A Dunedin property investor is lobbying the Government to change its tax laws for earthquake strengthening to make the work depreciable.
Ted Daniels owns a portfolio of heritage buildings and says the expense of earthquake strengthening has been a nightmare.
At present earthquake strengthening work is deemed a capital expense and therefore not tax deductible or able to be depreciated, he says.
Daniels, who has renovated several central Dunedin buildings and is currently restoring two historic Princes Street properties, wants the Government to change this law and make the work depreciable.
There were no incentives for landlords to earthquake strengthen their buildings, Daniels says.
"It does not make your building more valuable or get more rent from your tenants. In the long run it is probably better because tenants will probably stay but for every building it is different. It is not straight forward."
He believes more heritage building owners would earthquake strengthen their buildings if the Government changed the tax code to allow the work to be depreciated.
"It will be good for the whole of New Zealand. If there was another earthquake and people have strengthened their buildings the amount of people losing their lives will be a lot less."
He argues it would be more cost effective for the Government to give a bit now rather than when it is too late.
While he wanted to see more action from the Government he praised the Dunedin City Council for its policy of not charging consent fees to earthquake strengthen buildings.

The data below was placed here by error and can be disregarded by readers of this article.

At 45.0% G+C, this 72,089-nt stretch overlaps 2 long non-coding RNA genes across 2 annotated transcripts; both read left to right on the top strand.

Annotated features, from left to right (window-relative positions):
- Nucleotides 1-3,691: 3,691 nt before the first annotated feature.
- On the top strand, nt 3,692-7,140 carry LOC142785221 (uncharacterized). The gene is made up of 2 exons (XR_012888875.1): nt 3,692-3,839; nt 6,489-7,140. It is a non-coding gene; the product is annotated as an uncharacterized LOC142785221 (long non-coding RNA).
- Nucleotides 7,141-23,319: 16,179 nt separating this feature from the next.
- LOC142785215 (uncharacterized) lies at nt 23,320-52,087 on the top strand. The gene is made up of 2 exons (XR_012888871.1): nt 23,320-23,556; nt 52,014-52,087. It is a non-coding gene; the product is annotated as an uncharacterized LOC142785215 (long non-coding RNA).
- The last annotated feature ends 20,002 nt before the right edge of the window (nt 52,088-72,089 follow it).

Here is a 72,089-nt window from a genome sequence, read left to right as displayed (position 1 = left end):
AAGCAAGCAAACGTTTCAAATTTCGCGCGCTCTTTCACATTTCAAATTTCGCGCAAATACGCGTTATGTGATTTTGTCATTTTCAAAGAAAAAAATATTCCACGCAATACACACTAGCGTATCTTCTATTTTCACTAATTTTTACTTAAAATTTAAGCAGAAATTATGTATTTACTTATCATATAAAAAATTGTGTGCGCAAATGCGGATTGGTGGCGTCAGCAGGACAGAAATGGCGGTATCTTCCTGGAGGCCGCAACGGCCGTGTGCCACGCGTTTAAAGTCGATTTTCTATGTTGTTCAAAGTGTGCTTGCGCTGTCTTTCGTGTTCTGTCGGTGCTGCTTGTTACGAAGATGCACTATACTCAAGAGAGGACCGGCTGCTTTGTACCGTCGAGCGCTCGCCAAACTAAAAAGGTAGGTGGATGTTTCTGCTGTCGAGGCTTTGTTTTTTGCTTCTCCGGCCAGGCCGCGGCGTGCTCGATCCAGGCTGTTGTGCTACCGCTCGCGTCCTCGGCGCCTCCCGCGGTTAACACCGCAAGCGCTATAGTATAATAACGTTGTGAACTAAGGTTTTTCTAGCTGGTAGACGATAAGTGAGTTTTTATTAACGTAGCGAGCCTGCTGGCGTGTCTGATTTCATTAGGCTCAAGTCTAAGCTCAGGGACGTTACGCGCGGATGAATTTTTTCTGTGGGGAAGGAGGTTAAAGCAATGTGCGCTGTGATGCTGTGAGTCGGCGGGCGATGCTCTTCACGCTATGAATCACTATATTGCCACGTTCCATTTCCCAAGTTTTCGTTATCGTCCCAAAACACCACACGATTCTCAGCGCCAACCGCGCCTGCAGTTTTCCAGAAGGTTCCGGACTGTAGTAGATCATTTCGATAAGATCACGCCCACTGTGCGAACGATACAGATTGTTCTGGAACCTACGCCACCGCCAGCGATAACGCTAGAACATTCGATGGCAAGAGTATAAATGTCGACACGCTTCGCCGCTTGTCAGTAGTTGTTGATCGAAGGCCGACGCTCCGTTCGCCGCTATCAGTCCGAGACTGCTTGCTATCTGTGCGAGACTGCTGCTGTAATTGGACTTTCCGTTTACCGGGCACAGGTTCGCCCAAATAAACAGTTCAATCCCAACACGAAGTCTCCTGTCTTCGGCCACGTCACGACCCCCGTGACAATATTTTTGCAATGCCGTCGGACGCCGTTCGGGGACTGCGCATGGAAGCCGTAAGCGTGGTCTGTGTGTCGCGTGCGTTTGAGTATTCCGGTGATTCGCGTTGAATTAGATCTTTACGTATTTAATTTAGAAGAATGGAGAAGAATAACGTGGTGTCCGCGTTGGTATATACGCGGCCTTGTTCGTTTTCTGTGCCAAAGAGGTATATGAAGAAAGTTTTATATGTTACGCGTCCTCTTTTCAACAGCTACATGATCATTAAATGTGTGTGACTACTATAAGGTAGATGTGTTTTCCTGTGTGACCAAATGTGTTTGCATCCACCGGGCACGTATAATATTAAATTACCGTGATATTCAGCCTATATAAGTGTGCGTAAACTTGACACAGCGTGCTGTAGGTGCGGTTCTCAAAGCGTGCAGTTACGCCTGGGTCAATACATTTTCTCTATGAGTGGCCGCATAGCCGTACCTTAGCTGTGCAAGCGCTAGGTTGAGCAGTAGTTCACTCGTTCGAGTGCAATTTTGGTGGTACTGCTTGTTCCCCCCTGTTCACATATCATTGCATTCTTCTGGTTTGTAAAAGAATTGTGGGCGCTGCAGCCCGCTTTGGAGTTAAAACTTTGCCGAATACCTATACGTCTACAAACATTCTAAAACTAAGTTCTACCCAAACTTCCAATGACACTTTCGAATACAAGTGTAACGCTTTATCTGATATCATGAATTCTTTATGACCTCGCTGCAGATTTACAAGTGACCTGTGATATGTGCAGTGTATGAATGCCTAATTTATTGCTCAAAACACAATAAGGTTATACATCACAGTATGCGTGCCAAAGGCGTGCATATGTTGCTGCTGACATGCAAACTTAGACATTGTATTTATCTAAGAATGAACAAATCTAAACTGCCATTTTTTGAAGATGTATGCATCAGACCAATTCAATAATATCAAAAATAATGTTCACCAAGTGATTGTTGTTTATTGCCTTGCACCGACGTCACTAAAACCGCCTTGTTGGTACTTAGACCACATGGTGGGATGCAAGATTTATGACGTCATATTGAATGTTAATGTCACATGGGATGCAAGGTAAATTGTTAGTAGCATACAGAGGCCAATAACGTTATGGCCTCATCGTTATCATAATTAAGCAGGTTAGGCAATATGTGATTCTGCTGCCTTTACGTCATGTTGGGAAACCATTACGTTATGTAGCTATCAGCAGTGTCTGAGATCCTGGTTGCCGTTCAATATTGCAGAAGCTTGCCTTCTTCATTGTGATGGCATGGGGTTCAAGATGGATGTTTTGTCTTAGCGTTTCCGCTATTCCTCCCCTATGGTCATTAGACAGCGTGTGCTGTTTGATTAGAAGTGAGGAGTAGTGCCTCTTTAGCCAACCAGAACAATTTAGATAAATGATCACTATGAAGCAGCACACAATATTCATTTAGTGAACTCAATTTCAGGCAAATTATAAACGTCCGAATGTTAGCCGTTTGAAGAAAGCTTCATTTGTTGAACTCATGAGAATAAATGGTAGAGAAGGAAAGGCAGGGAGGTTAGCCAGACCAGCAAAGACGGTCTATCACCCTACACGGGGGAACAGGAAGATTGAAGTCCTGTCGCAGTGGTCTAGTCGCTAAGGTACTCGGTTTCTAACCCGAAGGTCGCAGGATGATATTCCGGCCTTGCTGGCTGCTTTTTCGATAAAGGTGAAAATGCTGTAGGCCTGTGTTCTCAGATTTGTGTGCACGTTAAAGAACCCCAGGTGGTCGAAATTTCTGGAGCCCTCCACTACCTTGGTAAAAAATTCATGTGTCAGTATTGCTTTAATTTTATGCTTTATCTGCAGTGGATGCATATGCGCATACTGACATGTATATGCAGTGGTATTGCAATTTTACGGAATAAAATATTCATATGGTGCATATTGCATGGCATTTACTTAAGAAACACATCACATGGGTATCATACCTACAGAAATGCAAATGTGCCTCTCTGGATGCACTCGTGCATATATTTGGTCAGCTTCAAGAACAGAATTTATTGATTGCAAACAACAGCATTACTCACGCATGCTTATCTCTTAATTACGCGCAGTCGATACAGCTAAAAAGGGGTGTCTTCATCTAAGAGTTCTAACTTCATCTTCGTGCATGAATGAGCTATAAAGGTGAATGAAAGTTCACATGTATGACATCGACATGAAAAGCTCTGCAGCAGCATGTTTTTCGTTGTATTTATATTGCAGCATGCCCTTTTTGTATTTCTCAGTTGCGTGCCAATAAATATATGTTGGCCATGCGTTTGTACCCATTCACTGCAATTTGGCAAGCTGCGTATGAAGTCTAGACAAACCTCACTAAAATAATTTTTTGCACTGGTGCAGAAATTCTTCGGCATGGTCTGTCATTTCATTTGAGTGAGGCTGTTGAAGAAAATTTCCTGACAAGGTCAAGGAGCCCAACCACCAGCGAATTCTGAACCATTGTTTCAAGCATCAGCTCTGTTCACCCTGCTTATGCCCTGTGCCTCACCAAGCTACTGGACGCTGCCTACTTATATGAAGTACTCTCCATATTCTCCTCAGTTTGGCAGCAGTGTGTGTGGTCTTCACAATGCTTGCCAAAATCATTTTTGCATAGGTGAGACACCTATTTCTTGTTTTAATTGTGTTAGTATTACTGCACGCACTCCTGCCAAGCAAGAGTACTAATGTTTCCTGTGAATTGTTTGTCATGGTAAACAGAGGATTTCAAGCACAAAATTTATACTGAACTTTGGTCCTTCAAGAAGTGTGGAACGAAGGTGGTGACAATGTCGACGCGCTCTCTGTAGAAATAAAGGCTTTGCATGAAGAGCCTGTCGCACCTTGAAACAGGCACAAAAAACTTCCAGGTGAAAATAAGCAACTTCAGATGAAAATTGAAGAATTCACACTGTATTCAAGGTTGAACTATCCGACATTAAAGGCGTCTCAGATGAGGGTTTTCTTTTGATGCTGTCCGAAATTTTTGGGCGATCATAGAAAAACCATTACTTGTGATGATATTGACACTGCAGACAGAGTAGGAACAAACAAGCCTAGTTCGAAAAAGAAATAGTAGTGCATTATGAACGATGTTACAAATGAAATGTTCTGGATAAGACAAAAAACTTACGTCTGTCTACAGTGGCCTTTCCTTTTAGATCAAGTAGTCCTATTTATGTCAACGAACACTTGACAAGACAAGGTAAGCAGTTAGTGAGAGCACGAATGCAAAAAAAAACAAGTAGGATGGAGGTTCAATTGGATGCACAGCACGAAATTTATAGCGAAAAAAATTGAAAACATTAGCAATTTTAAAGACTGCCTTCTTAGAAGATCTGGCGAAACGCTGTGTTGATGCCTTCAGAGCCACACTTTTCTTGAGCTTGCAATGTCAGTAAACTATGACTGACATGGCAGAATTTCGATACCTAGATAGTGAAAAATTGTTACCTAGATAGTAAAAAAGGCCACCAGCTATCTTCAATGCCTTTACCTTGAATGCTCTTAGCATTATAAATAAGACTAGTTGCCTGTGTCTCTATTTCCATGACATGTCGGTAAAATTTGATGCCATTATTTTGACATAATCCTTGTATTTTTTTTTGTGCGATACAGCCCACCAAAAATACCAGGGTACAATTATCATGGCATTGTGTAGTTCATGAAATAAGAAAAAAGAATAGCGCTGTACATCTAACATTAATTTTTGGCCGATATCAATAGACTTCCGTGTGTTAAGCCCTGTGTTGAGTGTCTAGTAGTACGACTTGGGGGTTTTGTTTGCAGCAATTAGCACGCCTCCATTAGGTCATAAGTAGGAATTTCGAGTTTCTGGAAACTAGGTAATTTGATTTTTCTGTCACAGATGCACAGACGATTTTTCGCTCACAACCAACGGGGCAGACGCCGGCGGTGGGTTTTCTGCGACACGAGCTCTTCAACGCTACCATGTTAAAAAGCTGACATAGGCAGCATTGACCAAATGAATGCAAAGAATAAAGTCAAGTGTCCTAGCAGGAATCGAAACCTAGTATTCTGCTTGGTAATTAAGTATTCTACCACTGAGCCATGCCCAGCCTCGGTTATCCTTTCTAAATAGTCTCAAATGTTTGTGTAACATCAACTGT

Daniels is passionate about maintaining heritage buildings but fears people will give up on restoring them if costs get too high. Already he knows of Dunedin developers who have opted to knock down heritage buildings and replace them with carpark buildings because the revenue is better.
"I have to be passionate about it because they are not the easiest buildings to work with but at the end of the day the satisfaction that you have is rewarding," Daniels says.
A spokesman for Chris Finlayson, Minister of Arts, Culture and Heritage said the Government will not be changing the rules.
"The fiscal cost of allowing deductions for earthquake strengthening work throughout New Zealand would be very high. It is not a policy that could be applied to only one region, since many areas of the country are earthquake prone, and require earthquake strengthening.
"Earthquake strengthening work is seen as bringing an enduring advantage or an increase in an asset's value - it has been considered by the Courts and in both cases, the expenditure was held to be capital in nature," he said.
Source: Landlords.co.nzcomments powered by Disqus